4 Steps For Winterizing Your Sprinkler System

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When the leaves start falling and temperatures drop, it is time to shut down the sprinkler system.

Winterizing your sprinkler system will help avoid damage caused by freezing temperatures. The steps necessary for protecting your irrigation system now, will help your avoid potential costly repairs in the spring.

There are some claims of irrigation systems being self-draining. This might be true, but should you gamble on it?

Drains can get clogged or forgotten to be opened, water can be trapped in low spots; the list goes on and on. For the added safety and fairly low cost of winterizing with an air compressor, it’s not worth the gamble. Blowing out our irrigation system with an air compressor has been proven to be the best method being used today.

The video below shows step in blowing out a sprinkler system!

 

No matter which method you employ (Blow Out is the most thorough) there are 4 steps you need to take to make sure your system is ready for winter.

    1. 1. Insulate your assets
    1. 2. Stay in control
    1. 3. Drain the pipes – Blowing out sprinkler system
    1. 4. Protect valves and backflow preventers.

1. Insulate your assets

The water supply to the irrigation system needs to be shut off, and the main valve needs protection from freezing – consider insulation. Also, any above ground piping needs to be insulated.

2. Stay in control

If you have an automatic system then you will need to “shut down” the controller (timer). Most controllers have a “rain-mode” which simply shuts off the signals to the valves. The controller continues to keep time, the programming information isn’t lost (start times, valve run times, etc.) and the clock continues to run throughout the winter.

Just in case: Make sure to write down the stations, start times and run times so you can easily reprogram it.

3. Drain the pipes

Remove any water from the pipes and sprinklers so that it won’t freeze/expand and break the pipe. There are several ways to drain your pipes: a manual drain valve, an automatic drain valve or the compressed air blow-out method. Check with your local irrigation specialist, many offer sprinkler winterization services this time of the year.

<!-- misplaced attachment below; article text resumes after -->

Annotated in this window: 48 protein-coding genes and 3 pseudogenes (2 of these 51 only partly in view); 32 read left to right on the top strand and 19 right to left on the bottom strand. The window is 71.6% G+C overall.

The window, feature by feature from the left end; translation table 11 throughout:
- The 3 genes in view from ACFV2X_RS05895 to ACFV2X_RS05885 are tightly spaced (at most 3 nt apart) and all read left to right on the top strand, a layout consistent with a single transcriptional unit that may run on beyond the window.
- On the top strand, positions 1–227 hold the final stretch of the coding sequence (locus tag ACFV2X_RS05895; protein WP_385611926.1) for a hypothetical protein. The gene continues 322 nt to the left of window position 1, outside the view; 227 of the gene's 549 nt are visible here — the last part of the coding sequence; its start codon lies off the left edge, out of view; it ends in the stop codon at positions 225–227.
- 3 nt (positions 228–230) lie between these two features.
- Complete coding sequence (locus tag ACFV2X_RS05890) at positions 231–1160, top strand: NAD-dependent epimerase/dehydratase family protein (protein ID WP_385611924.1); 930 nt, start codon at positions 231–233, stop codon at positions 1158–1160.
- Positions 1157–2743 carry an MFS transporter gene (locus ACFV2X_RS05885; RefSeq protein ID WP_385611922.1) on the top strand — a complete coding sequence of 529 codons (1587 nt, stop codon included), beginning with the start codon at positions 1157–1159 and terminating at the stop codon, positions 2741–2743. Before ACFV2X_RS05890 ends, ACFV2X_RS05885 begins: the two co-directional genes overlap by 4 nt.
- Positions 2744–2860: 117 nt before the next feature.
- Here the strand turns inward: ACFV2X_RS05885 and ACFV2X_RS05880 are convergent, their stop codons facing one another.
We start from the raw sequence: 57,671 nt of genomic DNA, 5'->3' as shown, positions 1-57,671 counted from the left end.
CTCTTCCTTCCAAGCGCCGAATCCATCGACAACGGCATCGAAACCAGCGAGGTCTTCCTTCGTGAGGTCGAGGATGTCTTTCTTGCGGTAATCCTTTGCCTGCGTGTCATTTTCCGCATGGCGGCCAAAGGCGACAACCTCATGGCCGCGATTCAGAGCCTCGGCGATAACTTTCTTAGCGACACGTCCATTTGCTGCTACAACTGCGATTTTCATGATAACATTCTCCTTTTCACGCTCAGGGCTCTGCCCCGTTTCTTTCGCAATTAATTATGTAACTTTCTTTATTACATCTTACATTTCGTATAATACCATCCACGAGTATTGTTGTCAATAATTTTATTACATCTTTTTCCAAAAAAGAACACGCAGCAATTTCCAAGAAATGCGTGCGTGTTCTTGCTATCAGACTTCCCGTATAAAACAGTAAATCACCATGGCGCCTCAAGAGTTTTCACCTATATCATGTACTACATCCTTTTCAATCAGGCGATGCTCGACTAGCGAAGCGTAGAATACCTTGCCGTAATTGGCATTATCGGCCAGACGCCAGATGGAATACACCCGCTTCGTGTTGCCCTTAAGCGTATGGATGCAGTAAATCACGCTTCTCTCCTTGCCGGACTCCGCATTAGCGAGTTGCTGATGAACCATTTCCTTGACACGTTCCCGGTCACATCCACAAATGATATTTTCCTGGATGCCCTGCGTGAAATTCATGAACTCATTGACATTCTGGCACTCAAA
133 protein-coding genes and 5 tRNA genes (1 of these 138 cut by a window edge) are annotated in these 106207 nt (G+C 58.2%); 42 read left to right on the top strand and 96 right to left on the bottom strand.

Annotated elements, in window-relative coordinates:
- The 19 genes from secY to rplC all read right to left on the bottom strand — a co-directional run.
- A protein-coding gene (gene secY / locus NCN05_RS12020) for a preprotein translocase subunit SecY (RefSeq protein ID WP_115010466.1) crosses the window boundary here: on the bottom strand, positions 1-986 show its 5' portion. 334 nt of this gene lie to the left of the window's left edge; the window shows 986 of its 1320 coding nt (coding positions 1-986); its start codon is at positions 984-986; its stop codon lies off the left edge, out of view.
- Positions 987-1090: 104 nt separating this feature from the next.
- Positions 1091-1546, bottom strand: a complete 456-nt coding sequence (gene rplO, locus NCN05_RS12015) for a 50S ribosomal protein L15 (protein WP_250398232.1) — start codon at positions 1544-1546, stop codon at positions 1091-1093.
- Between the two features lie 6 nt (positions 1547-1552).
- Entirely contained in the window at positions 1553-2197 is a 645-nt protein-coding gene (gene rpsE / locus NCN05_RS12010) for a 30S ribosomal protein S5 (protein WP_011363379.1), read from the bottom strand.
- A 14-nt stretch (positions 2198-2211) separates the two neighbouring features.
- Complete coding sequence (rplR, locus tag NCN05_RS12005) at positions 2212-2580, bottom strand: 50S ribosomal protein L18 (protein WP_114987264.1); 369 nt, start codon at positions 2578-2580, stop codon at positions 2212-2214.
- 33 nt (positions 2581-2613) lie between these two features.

When using compressed air to blow out an irrigation system, take extreme care. Compressed air can cause serious eye injury as well as other injury from flying debris. For safety eye protection, always wear ANSI approved eyewear, and during the blowing out period, and do not stand over any irrigation pipes, sprinklers, valves or other irrigation components. SERIOUS PERSONAL INJURY MAY RESULT IF YOU DO NOT PROCEED AS RECOMMENDED!

  • Do not let the air pressure exceed 80 PSI for PVC piping sprinkler systems and 50 PSI for systems using polyethylene piping.
  • Never stand over irrigation component parts when the system is pressurized with air.
  • Never leave an air compressor unattended.
  • Do not blow out the system through a pump or backflow. Blow out the system first, then drain the pump or backflow.
  • Do not leave any manual drain valves in the open position after blowing them out.

4. Protect valves and backflow preventers

Insulate backflow preventers and valves if they are above ground. You can also use insulation tape for this. Be sure not to block the air vents and drain outlets on backflow preventers.

Following these 4 Steps will help you get your sprinkler system ready for winter and be on stand by for spring.

Rainbird has produced a detailed Winterize irrigation system guide PDF – You can download here

Source: Rainbird | Hunter | John Deere Landscapes
Image: Hunter

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